• Desire to be a "good" patient – Some people hesitate to ask for pain medications for fear that they will be a "bad" patient and fear bothering their doctor. Remember, physicians are being paid to manage pain.
  • Fear that medications will hasten death – Studies have found that treating end of life pain with narcotics and even palliative sedation does not shorten life.
  • Denial – Some people are afraid to admit that their pain is worsening because it often signifies that their condition is worsening.
  • Side effects of pain medications – All medications have side effects, and symptoms such as constipation, drowsiness, and nausea can make using pain medications undesirable. Drowsiness especially may deter people from using enough medication as they wish to spend as much time as possible alert with their loved ones.
  • Cost – Pain medications add yet another cost when finances are often tight due to illness.
  • Physician’s fears – Physicians may be reluctant to prescribe strong painkillers due to fear of reprimand by medical boards.


In addition to discomfort, uncontrolled pain can have many other negative effects. Physically, pain can accentuate other symptoms such as shortness of breath and anxiety. Emotionally it can leave you short-tempered and unable to concentrate; in turn making it difficult to have meaningful conversations with your loved ones. Spiritually it can leave you feeling alone and empty. Altogether pain can interfere with making sure your legal affairs are in order, with making amends, and ultimately, with saying goodbye.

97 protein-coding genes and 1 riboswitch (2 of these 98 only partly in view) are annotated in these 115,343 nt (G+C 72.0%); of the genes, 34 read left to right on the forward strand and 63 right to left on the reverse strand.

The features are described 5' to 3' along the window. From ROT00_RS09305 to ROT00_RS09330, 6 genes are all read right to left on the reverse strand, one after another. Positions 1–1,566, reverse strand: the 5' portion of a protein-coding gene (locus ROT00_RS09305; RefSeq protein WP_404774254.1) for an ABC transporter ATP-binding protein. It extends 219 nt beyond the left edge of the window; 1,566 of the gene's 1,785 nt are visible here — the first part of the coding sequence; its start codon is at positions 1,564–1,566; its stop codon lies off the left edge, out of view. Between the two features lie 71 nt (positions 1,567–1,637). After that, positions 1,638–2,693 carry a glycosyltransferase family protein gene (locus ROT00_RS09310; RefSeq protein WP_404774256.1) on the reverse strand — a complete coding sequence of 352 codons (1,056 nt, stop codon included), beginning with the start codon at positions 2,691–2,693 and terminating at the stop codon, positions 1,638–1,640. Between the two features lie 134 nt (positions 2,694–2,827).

For those who are dying, pain can rob them of their last moments here on earth. For those left behind, the memory of the dying process will linger for years to come. If that time was marked by pain, it can result in prolonged grieving.


The World Health Organization has put together a pain treatment stepladder. Following these 3 steps alone can control pain in roughly 80 percent to 90 percent of people. For those who need further pain relief, a 4th step can be used which includes treatments such as nerve blocks, radiation treatments, and more. In addition, alternative treatments such as acupuncture and massage may be used along with conventional treatments. Not to be forgotten are the emotional, social, and spiritual needs that, when addressed, can play a huge part in helping to control pain.

The following articles discuss the pain cycle, how to assess pain, as well as some common medications and procedures that are used at the end of life:

Communicating With a Doctor